Patrick Caulfield

Patrick Joseph Caulfield CBE RA

British (1936 - 2005)

Patrick Joseph Caulfield was an English painter & printmaker known for his bold canvases, which often incorporated elements of photorealism within a pared-down scene. Caulfield was born on 29 January 1936 in Acton, West London. He studied at Chelsea School of Art from 1956 to 1960, and during this time won two major prizes which funded a trip to Greece and Crete upon graduation.

The visit to the Crete proved important, with Caulfield finding inspiration in the Minoan frescoes and the bright, hard colours of the island. One of the artist’s greatest friends during this time was the abstract painter John Hoyland, whom he first met at the Young Contemporaries exhibition in 1959.

 Caulfield continued his studies at the Royal College of Art from 1960 to 1963, his contemporaries included David Hockney and Allen Jones. Upon graduating Caulfield obtained a teaching position at Chelsea School of Art from 1963–71.  In 1964, he exhibited at the New Generationshow at London’s Whitechapel Gallery, which resulted in him being associated with the Pop art movement. This was a label Caulfield was opposed to throughout his career, seeing himself rather as “a ‘formal’ artist”.

Caulfield’s paintings are figurative, often portraying a few simple objects in an interior. Typically, he used flat areas of simple colour surrounded by black outlines.From the mid-1970s Caulfield incorporated more detailed, realistic elements into his work. He later introduced elements of trompe l’oeil and photorealism into his paintings. Caulfield also worked in other mediums, including graphic prints, tapestry, theatrical set design and screen-print book illustrations.

In 1987, Caulfield was nominated for the Turner Prize for his show The Artist’s Eye at the National Gallery in London.  In 1996 he was made a CBE. In September 2010 Caulfield and five other British artists, Howard Hodgkin, John Walker, Ian Stephenson, John Hoyland, and R.B. Kitaj were included in an exhibition entitled The Independent Eye: Contemporary British Art From the Collection of Samuel and Gabrielle Lurie, at the Yale Center of British Art. In 2004 Caulfield was included in the touring Tate Britain exhibition Art & the 60s, which was shown at the Auckland Art Gallery.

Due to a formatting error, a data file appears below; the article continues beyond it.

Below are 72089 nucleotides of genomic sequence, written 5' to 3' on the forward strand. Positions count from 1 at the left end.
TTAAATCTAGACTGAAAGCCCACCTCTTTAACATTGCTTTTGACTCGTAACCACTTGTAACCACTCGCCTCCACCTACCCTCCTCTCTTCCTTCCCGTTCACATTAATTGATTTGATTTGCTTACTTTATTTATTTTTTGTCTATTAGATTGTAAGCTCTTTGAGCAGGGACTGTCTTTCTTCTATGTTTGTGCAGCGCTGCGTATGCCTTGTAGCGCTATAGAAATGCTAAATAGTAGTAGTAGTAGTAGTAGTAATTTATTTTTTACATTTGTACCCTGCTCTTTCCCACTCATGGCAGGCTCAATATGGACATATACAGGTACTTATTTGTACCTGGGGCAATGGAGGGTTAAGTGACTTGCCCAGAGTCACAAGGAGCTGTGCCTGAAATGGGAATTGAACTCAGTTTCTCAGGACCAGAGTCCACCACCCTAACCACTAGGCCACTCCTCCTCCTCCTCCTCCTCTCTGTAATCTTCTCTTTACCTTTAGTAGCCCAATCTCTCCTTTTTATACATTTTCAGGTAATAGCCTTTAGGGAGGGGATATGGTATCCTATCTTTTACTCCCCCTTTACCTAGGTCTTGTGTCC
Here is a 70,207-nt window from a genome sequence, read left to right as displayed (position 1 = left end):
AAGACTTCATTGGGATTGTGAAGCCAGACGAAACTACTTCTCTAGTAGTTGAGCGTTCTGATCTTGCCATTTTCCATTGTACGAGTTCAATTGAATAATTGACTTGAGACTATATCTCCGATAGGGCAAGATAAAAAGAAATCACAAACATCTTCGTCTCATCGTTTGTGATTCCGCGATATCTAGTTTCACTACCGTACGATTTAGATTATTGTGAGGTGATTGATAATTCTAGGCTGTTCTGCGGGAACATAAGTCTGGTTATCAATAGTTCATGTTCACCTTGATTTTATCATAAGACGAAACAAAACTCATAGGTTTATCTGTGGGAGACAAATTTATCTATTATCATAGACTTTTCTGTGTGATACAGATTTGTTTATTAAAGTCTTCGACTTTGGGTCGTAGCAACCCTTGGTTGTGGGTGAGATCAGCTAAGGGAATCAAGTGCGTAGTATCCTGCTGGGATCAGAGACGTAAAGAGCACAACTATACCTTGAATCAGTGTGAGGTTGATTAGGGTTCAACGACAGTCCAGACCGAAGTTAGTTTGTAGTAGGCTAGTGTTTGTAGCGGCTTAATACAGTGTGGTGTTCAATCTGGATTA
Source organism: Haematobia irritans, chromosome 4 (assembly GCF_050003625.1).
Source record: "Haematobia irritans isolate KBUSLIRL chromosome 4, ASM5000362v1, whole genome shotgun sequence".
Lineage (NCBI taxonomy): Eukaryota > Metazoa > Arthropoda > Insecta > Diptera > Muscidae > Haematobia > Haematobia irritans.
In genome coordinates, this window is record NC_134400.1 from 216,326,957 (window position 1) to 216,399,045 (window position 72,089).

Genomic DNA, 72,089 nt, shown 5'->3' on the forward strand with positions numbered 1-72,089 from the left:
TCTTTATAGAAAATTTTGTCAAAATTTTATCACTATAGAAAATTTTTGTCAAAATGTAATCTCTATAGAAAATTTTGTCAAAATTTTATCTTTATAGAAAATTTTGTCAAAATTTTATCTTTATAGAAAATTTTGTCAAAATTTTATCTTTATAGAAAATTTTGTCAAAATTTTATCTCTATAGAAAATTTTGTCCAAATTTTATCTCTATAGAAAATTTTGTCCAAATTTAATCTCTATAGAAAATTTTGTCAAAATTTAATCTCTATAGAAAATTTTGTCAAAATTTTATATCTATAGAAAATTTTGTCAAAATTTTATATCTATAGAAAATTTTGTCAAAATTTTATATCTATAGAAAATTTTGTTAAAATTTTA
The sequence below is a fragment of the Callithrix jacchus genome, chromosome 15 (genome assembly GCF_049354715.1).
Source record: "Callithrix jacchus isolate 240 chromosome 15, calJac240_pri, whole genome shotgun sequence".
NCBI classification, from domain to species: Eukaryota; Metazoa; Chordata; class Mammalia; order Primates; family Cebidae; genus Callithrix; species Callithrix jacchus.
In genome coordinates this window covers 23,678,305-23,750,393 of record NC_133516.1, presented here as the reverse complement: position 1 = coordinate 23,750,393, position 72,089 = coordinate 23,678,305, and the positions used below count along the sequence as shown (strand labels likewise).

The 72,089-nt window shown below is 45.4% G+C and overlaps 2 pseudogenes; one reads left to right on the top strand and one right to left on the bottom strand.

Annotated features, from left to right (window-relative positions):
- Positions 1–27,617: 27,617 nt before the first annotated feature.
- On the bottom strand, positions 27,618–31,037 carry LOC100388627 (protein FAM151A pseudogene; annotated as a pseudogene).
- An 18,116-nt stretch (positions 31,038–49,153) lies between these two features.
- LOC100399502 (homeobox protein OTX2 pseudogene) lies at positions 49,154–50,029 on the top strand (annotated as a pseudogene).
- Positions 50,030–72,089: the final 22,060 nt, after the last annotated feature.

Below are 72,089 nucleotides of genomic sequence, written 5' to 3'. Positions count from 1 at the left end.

Patrick Caulfield died in London in 2005 and is buried in Highgate Cemetery. His estate is represented by Alan Cristea Gallery and Waddington Custot Galleries in London. His work is held in the private collections of Charles Saatchi and David Bowie

featured artwork

Sue Ware Jar is one of Patrick Caulfield’s eight White Ware Prints, a series inspired by the oriental ceramics collection of the Victoria and Albert Museum. The pot depicted in this screen print is based on a Sue Ware Jar.
Recognised for its blue-grey finish, Sue Ware Pottery was produced across Japan and North Korea from the 6th to 12th Century. In his screen print Caulfield references this blue-grey colour with the background of the work, whilst the Jar is depicted in white, merging with a sharp beam of light that slices through the composition.

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